In "The Rules of the Game," what is the main theme?
The main theme of "The Rules of the Game" is power. Throughout the story, Waverly struggles to gain power over her controlling mother and exercise her independence. Waverly is also caught up in a power struggle between Asian and American cultural influences, which is implicit in the mother-daughter struggle.
In "Rules of the Game", the main theme is conflict and the quest for power, within families, between cultures and on the chessboard. This becomes apparent early on, when Waverly is yearning to have more power over the ways in which her time is spent when she, as a girl, is made to do chores while her brothers are free to do as they wish.
One of the activities her brothers enjoy is chess, and Waverly quickly learns this game and becomes much better than them, thereby undoing her mother's belief that as a girl, she should be doing chores.
The bigger power struggle comes later however, and it arises between Waverly and her mother. Lindo, who ascribes to many traditional Chinese values. She attributes her daughter's success in various chess competitions to the whole family, whereas Waverly wishes to see them as her own individual accomplishments. After some fairly serious family dramas, Waverly comes to understand that she can strike a balance between asserting her individuality and being part of a family and a culture.
Another conflict which Waverly must learn to navigate is that of the Chinese values which her mother espouses and the American values which she sees at school and in every other facet of her life.
The main theme of Amy Tan's short story "The Rules of the Game" is power. Tan explores the theme of power by depicting Waverly's struggle to gain control and independence from her domineering mother. Waverly's mother, Lindo, is the primary controlling force in her life and is constantly looking over her shoulder. A psychological struggle ensues between mother-daughter as Waverly attempts to break free from her mother's oppressive influence. The more accolades Waverly receives, the more Lindo exercises her control and forces Waverly to comply with her demands. For example, Waverly is required to accompany her mother to the market on Saturdays to appease her mother's ego. Lindo also watches Waverly when she practices and critiques her chess matches, even though she has no experience playing the game. When Waverly attempts to assert her independence, Lindo shuns her and Waverly must carefully plan her next move.
In addition to the power struggle between mother-daughter, Tan also explores Waverly's conflict between Asian and American values. Lindo represents traditional Asian values and attributes Waverly's achievements to her family and upbringing. In contrast, Waverly desires to take individual credit for her accolades and desires to embrace American culture. A power struggle also ensues between Waverly and her brothers, who resent her for having certain privileges. Throughout the story, Waverly is engaged in a power struggle between her mother, cultural influences, and her brothers. As a talented adolescent, Waverly's primary goal is to break free from her mother's psychological control, embrace American culture, and appease her envious brothers.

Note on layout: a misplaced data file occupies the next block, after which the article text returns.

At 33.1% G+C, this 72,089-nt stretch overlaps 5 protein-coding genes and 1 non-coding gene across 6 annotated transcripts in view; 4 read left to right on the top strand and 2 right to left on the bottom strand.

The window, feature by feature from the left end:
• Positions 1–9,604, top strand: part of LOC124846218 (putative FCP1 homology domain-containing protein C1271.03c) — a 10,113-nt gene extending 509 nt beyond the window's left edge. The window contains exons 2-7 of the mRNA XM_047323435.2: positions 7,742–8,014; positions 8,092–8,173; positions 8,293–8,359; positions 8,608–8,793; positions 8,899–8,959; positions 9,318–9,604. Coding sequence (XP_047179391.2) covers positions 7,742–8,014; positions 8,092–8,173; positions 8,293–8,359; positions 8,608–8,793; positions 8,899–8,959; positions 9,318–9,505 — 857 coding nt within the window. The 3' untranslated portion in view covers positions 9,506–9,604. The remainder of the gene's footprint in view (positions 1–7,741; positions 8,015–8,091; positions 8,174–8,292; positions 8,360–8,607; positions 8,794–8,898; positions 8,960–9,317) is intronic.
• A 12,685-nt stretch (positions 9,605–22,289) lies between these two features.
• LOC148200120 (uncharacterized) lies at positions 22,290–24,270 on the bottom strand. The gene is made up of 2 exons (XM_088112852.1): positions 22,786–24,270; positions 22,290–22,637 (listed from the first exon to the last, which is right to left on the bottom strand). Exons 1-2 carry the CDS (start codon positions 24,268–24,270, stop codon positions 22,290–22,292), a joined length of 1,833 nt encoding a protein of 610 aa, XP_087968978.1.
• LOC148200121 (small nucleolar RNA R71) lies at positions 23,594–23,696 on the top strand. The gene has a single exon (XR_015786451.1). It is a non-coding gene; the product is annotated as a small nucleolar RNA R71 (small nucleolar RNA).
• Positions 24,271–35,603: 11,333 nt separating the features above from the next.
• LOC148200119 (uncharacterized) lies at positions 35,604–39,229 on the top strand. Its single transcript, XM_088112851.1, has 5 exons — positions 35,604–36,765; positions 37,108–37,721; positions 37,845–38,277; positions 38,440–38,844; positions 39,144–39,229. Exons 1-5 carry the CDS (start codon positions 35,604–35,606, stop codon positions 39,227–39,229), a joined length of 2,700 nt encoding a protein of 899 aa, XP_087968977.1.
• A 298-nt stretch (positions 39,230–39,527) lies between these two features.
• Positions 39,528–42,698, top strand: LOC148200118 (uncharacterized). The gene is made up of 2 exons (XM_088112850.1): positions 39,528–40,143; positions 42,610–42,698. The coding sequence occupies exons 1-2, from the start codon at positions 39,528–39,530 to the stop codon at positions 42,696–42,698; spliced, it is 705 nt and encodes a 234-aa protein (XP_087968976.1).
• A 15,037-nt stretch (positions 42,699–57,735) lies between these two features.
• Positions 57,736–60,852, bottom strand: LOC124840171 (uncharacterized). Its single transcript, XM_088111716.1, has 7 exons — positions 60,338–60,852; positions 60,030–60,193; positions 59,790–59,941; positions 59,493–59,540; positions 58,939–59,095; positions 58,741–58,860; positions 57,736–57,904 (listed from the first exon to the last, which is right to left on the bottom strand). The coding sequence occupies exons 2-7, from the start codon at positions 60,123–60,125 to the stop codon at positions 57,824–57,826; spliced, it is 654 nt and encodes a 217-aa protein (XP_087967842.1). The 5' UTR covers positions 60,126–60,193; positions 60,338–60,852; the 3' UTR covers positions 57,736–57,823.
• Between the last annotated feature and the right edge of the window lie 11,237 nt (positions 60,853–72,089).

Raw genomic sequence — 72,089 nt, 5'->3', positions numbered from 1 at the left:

Clearly what one person takes from a story will be different from another, and any work possesses a multiplicity of themes, but for what it's worth, here is my "take" on this great short story! What Tan writes about so well both in this story and in her other excellent short story "Two Kinds," is the conflict between mother and daughter and between two different cultures. The mother in this story is born in China and comes over to the States later on in her life, still possessing her Chinese values and culture. The daughter, however, is born in America, and therefore is brought up learning different values. Inevitably, as we see in this tale, this is a situation where much conflict can emerge. Therefore, we are presented with a central character who seems trapped between two different worlds and has to work out her own identity as a result. One great example of this is at the Christmas party and Waverly is asked the difficult question of how old she is:
When my turn came up, the Santa man asked me how old I was. I thought it was a trick question; I was seven according to the American formula and eight by the Chinese calendar. I said I was born on March 17, 1951. That seemed to satisfy him.
Waverly has two conflicting backgrounds and cultures impacting her life, equally strong and equally powerful, but her mother seems to represent the dominant Chinese culture that exerts such power over her. It is only at the end that Waverly realises that, for now at least, her mother's will is more powerful than her own, as she decides to sit it out and plan for her future independence when she is older:
I closed my eyes and pondered my next move.
The chess game metaphor becomes a symbol of the struggle for independence that occurs between Waverly and her mother throughout the story. This last line imagines Waverly playing chess against her mother, realising she is fighting a losing strategy, and now considering other alternatives to win the game. Therefore this story is about conflicting cultural values, growing up and the struggle for independence.
check Approved by eNotes Editorial